Insights from Inside: SUMC's 2018 National Shared Mobility Summit

TransLoc Marketing March 29, 2018 Microtransit, Procurement, mobility, bikeshare, Public Transportation 0 Comments

Staged annually in the Windy City, the National Shared Mobility Summit focuses on the discussion and exploration of the latest developments in car-sharing, shared autonomous and electric vehicles, bike-sharing, e-hailing and microtransit.

Thanks to the volume of thought leaders in attendance at this year’s event, TransLoc team members walked away with seven key insights into the emerging trends within shared mobility, public-private partnerships, and collaborations across various sectors while compiling thematics that may surface as transit continues to evolve.

  1. Microtransit, as a concept, has moved beyond the “innovators” phase of adoption and may be nearing the end of the “early adopters” phase heading straight into the early majority.
  2. Microtransit is not the silver-bullet, rather it is a vital component of the ultimate solution, one that we’ve yet to be able to fully digest.
  3. Cities, consultants, and other stakeholders appear to be embracing the pilot model for testing mobility solutions and proving success prior to making a major investment.
  4. Bike-sharing has a lot more clout with municipalities and planners than originally thought.  It is a key component of virtually everyone’s plan for the future of mobility. However, connecting the bikes in a meaningful way to other modes of transportation seems to be a common challenge amongst these municipalities.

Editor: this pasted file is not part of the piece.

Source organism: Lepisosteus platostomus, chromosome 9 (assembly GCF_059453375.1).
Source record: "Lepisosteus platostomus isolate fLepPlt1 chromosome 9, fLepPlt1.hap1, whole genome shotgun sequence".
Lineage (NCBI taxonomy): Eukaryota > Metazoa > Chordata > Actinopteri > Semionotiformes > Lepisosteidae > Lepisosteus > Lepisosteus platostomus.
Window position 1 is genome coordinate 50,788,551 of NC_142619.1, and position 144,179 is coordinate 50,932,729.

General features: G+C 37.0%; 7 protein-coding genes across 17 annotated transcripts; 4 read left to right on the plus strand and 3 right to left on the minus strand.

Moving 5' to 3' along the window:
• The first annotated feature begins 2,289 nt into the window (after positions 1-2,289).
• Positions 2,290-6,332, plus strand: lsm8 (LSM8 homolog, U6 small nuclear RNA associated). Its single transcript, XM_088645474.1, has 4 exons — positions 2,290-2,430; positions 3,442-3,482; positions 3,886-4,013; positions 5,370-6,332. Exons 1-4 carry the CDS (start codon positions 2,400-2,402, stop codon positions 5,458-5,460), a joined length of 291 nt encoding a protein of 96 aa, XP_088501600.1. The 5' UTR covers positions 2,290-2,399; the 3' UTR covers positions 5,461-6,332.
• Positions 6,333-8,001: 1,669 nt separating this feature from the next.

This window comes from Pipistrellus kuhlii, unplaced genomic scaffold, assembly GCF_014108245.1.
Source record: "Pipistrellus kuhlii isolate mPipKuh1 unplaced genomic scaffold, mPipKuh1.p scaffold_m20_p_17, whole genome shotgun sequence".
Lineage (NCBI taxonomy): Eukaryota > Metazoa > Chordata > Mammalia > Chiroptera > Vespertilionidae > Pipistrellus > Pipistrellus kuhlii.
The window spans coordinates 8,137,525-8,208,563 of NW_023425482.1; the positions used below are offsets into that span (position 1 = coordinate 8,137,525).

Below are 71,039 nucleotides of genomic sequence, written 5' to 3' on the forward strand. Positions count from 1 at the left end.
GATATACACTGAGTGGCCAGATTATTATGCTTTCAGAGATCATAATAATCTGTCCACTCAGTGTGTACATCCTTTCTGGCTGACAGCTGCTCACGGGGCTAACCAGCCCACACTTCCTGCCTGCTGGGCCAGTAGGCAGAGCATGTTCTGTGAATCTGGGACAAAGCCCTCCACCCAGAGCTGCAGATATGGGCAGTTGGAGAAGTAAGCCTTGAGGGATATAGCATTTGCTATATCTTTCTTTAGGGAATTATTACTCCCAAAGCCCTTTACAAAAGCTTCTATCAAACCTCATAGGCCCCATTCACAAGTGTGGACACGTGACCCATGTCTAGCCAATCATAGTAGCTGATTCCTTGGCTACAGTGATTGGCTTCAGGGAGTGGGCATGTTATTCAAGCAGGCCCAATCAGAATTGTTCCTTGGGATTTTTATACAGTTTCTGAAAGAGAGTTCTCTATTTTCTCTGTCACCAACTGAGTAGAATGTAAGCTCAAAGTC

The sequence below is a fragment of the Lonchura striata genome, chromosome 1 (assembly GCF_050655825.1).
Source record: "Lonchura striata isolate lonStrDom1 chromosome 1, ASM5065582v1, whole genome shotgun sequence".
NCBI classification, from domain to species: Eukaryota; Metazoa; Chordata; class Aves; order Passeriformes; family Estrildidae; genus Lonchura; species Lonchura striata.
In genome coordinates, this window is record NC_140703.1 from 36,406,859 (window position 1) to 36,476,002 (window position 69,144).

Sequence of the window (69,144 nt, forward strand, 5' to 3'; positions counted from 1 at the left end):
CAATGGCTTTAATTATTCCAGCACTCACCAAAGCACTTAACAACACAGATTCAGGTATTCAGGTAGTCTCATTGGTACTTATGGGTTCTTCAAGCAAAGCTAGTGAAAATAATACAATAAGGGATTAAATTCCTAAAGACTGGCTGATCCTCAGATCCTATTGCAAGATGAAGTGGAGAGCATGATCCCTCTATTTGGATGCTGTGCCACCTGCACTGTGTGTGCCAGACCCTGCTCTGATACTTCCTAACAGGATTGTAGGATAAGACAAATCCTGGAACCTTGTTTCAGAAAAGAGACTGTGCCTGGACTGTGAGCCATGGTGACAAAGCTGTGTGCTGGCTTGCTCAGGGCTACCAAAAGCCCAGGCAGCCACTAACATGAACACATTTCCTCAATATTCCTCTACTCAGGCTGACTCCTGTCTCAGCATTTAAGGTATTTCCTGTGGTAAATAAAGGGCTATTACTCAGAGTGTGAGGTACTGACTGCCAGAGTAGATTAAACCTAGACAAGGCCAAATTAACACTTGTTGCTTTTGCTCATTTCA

5. There is a huge desire to solve for having one trip planning, booking, and payment app for all modes: bikeshare, TNC, agency-owned microtransit, paratransit, taxis, fixed-route, carshare, AVs, etc.
  6. Transportation and mobility plans are transitioning into a more efficient timeline. Traditional transportation plans are typically completed in 5-10 year increments. Cities are now looking at increments that can be measured in months instead.
  7. As it relates to procurement, cities are starting to linger longer in the problem space. Instead of defining a solution, they’d like vendors to create it as they have traditionally done. They are defining the problem clearly then allowing the market to come up with different solutions for solving.

Tags: Microtransit, Procurement, mobility, bikeshare, Public Transportation

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